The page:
Explained: RBI’s latest weapon to fight hidden big bad loans monster; here’s all you need to know
It is the names like Vijay Mallya and Subrata Roy that ring a bell for big corporate loan defaults in India’s banking system, but the bad loans situation far worse, and does not end with a couple of high-profile cases. According to the World Bank, the bad loans surged to 9.2% of the total gross loans in India in 2016 from just 2.67% in 2011, while China managed to keep it limited to 2% over the years.
By December 2017, at 9.9%, India became the fifth country with largest bad loans, according to CARE Ratings. In absolute terms, by June 30 the bad loans were worth Rs 9.5 lakh crore and by September 30, it dropped a little to 9.46 lakh crore. News agency Reuters reported the figures through RTI queries.
The reason for the drop in a rather rising figure was understood to be a result of the implementation of the Insolvency and Bankruptcy Code (IBC). It was passed in 2016, but its implementation kicked in in real terms only when the Reserve Bank of India identified 12 big corporate accounts, responsible for 25% of total bad loans, for immediate resolution under IBC last June.
It also identified 488 other accounts that were given six months time to restructure their debt. By December 2017, about 28 more accounts were identified for resolution under IBC in the National Company Law Tribunal (NCLT).
In the meantime, the government announced a massive bank recapitalisation plan of Rs 2.11 lakh crore for recapitalisation of banks to improve their health and cleanup their books. It also took introduced Section 29A in the IBC provision to plug the loophole that allowed promoters to bid for their companies back at a discounted price.
But it did not seem enough; especially when the big bad loans monster was not out in the field but hidden in the books as the standard asset, a technical term for which is ‘evergreening’. Many banks, past two quarters, reported non-performing assets divergence from RBI’s audit, including biggest lender State Bank of India.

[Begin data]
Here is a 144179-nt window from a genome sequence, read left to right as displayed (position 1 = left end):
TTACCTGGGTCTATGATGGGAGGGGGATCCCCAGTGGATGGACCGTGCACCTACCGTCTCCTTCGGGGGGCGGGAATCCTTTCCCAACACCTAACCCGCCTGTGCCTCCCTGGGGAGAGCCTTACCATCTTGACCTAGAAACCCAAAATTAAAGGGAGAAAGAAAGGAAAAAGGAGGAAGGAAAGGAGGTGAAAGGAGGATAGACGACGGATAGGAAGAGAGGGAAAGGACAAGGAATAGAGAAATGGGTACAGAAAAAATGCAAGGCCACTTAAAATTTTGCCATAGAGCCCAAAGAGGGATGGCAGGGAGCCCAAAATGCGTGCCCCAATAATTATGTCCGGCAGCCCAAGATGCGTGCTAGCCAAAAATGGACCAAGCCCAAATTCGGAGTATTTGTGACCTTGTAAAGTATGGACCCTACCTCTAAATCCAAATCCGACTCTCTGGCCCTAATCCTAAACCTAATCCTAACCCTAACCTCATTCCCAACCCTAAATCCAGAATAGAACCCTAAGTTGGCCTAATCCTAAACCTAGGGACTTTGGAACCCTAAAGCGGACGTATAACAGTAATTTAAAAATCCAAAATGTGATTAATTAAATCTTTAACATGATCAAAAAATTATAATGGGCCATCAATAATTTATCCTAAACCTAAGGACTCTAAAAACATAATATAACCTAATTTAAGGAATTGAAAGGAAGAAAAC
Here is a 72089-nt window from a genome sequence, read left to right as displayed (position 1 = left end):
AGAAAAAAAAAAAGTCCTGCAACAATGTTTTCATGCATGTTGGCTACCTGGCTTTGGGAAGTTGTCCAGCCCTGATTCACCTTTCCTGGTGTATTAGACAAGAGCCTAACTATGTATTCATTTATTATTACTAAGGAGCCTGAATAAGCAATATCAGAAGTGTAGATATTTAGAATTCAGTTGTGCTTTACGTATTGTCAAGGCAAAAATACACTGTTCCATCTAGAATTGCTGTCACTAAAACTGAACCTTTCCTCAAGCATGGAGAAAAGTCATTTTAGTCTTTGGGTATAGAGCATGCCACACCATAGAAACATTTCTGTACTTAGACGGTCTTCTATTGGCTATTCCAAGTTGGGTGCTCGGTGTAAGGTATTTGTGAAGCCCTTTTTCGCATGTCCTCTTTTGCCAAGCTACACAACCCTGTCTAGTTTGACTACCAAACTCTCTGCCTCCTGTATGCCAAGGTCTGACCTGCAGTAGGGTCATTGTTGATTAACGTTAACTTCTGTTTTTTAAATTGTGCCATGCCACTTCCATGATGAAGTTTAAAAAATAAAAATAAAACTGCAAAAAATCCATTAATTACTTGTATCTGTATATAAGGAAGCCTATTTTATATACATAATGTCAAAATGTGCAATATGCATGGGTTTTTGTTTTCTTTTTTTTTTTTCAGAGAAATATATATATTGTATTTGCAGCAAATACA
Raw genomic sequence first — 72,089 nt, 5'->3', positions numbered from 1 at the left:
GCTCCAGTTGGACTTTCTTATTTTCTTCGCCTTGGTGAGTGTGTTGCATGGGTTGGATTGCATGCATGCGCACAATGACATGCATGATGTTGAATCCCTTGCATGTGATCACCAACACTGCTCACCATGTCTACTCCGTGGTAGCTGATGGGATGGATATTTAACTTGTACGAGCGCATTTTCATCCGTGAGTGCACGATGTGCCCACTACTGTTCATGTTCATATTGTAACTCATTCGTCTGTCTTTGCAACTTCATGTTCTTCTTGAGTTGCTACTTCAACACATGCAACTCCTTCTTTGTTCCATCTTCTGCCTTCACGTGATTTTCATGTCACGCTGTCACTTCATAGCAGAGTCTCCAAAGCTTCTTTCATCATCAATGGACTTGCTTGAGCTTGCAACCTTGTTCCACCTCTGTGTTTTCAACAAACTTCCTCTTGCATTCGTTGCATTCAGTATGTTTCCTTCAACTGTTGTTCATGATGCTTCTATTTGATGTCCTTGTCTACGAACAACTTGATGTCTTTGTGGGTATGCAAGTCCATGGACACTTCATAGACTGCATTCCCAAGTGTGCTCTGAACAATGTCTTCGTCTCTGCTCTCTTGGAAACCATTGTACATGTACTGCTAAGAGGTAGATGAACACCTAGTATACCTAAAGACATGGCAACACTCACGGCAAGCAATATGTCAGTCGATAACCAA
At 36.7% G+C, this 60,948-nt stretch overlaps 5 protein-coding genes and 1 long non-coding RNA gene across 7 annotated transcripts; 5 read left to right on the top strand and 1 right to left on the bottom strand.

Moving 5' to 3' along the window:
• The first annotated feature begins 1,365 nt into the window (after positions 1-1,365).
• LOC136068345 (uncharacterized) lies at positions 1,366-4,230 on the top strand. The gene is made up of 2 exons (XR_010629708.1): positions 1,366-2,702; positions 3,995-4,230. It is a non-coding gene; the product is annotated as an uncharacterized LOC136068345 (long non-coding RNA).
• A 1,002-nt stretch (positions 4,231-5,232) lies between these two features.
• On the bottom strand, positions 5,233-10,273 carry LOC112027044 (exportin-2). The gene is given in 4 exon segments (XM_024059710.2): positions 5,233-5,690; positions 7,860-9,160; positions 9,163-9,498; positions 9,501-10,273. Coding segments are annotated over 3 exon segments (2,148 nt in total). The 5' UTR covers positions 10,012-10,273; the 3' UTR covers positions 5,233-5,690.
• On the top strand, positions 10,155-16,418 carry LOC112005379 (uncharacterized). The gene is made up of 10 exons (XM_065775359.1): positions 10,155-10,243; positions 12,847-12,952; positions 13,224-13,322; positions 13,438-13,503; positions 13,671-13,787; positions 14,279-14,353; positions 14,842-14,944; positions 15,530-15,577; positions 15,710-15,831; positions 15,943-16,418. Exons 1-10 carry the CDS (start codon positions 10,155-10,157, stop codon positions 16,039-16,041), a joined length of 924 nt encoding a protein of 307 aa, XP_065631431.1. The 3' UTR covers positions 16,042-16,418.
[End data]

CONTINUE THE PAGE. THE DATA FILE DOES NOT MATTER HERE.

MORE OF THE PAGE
To cut short the already existing complexities in the whole debt-restructure system and close room for interpretations, the RBI issued a 20-page notification, subsuming 28 schemes, laying down strict and uniform framework on loan defaults.
It withdrew immediately processes like Corporate Debt Restructuring Scheme, Joint Lenders’ Forum (JLF) and Strategic Debt Restructuring Scheme (SDR), and asked banks to identify accounts as NPA immediately on default. The lenders and borrowers have been given a 6-month deadline to repay loans or face insolvency under the IBC.
The RBI has also warned banks against ‘evergreening’ or concealing the actual status of any account, and for transparency, has asked for weekly disclosures till March 31 and monthly from April 1 on the status of defaults to the RBI credit registry — CRILC.
And once even one lender identifies an account as stressed, all lenders — singly or jointly − will have to initiate steps to cure the defaults. During the 180-day period, borrowers with an exposure 100 crore will have a chance of upgrade only on the demonstration of satisfactory performance and when a rating agency gives at least BBB- investment grade.
For an exposure more than Rs 500 crore, the opinion of two rating agencies will be taken into consideration and in case of difference, it is the lower rating that will hold importance. During this period, for a successful debt-restructure, the borrower should not be in default and at 20% of principal debt has to be repaid.
If in the six months duration, debt restructuring fails, within 15 days, lenders are required to file for insolvency under the IBC to NCLT. What seems like a masterstroke is RBI’s idea of borrowing the Section 29A of the IBC even for resolution under the non-IBC route.
It specifies that even if the debt restructuring is happening under the ‘Change of Ownership’ clause, all the people — wilful defaulters, defaulting promoters and related persons and companies — barred for bidding under the IBC cannot be an acquirer. There is a clear no for wilful defaulters and borrowers who have committed frauds and malfeasance.
Analysts say that the new framework not only clears deck full of confusing schemes but also presses for an early recognition of NPAs and subsequently the resolution. Critics, however, of the view that while the tightening of the noose was necessary, it will also put pressure on public sectors banks and hit their earning in coming days, and perhaps their lending capacity as well.
However, the general sentiment is that it plugs all loopholes that allowed lenders and borrowers to keep the stressed assets hidden until it was too late.